The 440 MW Kakrapar plant (pictured) in Gujarat, which came online in 1995 and is operated by the Nuclear Power Corporation of India Ltd (NPCIL), was taken offline in March 2016 on order of India’s nuclear regulator, the Atomic Energy Regulatory Board (AERB).
The leaking, which was said to be widespread, was caused by a mysterious nodular corrosion, resulting in blistering which visually resembles the smallpox virus.
The resemblance led to a number of reports this month in the Indian and foreign press stating that the plant had actually ‘contracted smallpox’, with some reports referring to the corrosion as a ‘disease’ and a ‘virus outbreak’. In the UK, a popular newspaper ran the story together with a report on how the smallpox virus was eradicated in the 1970s, but “it is feared terrorists may have got supplies from Russia in the 1980s”.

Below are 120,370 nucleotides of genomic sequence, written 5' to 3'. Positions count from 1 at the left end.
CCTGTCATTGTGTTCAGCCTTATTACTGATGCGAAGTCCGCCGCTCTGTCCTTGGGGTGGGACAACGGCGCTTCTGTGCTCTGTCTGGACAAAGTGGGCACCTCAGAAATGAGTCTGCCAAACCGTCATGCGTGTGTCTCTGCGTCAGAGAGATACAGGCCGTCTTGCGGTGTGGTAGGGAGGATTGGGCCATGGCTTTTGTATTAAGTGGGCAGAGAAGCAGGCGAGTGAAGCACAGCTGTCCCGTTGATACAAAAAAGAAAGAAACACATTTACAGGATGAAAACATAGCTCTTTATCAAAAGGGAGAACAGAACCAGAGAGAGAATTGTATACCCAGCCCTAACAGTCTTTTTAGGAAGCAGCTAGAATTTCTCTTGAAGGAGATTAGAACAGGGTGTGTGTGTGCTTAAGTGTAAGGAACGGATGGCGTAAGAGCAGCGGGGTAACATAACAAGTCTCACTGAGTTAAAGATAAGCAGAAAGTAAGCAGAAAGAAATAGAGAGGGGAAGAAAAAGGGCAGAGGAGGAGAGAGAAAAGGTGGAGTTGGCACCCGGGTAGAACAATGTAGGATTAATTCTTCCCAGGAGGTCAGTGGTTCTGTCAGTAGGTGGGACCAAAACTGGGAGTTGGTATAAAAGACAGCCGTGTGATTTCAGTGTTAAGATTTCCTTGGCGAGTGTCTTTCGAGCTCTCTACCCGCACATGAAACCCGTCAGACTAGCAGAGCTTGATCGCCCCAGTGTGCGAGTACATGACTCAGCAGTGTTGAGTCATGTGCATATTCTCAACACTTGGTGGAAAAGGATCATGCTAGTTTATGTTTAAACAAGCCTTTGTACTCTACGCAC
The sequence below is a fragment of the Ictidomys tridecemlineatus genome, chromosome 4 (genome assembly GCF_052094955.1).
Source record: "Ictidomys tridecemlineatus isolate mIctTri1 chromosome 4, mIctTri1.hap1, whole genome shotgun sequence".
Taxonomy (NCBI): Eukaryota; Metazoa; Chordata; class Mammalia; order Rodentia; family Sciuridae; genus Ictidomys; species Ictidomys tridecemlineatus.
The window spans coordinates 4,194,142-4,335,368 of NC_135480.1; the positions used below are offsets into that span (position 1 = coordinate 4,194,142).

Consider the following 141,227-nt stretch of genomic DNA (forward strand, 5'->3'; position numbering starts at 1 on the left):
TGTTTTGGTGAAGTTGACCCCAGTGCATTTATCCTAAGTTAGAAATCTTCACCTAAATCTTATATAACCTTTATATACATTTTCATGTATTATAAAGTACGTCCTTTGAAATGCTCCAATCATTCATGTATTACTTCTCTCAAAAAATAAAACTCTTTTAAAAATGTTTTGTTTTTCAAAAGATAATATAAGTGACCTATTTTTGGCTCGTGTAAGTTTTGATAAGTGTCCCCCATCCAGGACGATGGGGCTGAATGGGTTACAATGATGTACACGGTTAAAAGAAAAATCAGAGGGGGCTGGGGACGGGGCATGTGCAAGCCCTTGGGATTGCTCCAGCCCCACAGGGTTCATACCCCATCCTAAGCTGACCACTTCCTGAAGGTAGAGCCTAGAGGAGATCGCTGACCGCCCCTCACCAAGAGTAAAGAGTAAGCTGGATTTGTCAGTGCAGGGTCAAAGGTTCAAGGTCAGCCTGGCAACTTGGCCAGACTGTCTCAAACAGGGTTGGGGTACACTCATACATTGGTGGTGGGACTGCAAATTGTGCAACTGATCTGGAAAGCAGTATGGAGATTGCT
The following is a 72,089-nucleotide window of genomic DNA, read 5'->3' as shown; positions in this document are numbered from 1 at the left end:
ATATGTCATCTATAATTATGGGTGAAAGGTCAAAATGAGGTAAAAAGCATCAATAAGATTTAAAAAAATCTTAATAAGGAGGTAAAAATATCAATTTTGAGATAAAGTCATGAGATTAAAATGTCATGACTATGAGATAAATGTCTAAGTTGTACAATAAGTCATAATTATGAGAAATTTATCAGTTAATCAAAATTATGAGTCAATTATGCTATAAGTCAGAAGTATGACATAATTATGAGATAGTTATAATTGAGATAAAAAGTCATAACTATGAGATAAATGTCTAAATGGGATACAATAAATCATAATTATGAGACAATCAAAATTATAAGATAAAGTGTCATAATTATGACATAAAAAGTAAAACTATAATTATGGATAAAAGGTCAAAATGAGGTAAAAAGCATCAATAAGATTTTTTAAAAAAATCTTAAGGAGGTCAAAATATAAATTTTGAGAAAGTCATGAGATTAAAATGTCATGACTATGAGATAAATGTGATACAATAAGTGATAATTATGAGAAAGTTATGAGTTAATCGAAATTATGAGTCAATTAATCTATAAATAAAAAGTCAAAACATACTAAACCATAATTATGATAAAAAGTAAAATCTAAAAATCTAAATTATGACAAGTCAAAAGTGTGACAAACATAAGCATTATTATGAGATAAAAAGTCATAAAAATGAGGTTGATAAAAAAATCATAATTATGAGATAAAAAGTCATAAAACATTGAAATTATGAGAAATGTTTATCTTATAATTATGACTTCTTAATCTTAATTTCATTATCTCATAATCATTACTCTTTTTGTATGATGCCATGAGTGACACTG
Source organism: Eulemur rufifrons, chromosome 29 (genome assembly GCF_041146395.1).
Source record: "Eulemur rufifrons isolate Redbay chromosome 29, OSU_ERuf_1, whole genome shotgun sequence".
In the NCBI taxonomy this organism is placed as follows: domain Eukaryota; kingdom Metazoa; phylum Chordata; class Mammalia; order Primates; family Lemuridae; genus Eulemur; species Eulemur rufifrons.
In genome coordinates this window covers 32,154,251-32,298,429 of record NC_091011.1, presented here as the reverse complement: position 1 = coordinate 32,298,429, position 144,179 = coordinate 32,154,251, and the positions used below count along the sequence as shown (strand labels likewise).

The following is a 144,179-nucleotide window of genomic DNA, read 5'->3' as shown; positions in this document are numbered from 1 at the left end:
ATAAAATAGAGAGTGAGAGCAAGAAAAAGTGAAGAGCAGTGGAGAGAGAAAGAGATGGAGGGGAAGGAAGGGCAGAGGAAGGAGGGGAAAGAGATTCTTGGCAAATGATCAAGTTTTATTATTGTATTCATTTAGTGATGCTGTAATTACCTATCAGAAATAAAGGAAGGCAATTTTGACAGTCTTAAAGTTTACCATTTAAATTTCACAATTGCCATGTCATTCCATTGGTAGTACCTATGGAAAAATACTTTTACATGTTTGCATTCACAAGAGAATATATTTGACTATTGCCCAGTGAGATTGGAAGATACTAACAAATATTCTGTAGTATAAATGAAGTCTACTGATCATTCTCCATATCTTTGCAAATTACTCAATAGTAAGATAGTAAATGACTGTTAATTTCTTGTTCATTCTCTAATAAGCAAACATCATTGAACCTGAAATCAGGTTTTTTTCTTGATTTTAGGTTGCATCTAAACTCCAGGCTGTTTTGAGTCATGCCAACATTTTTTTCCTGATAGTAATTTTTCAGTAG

At the time of the shutdown, the corrosion had spread throughout critical pipes in both of the plant’s 220 MW pressurized heavy water reactors (PHWR). No definitive conclusion has been offered as to its cause.
Investigators last year found four large cracks in a coolant tube, and subsequently discovered more cracking and leaking throughout the network of 306 zirconium-niobium alloy tubes, with some leaks dating back to 2012.
However, no corrosion has been found on similar coolant tubes used in other Indian reactors, including those manufactured in the same batch.
Detailed failure analysis on the affected pipes is still underway at the Bhabha Atomic Research Centre in Mumbai. According to the AERB, the corrosion could indicate the presence of a trace impurity in the carbon dioxide gas used in the annulus gas system of the coolant channels.
“Detailed investigations in this regard indicate that this could have happened sometime after 2012,” the agency added.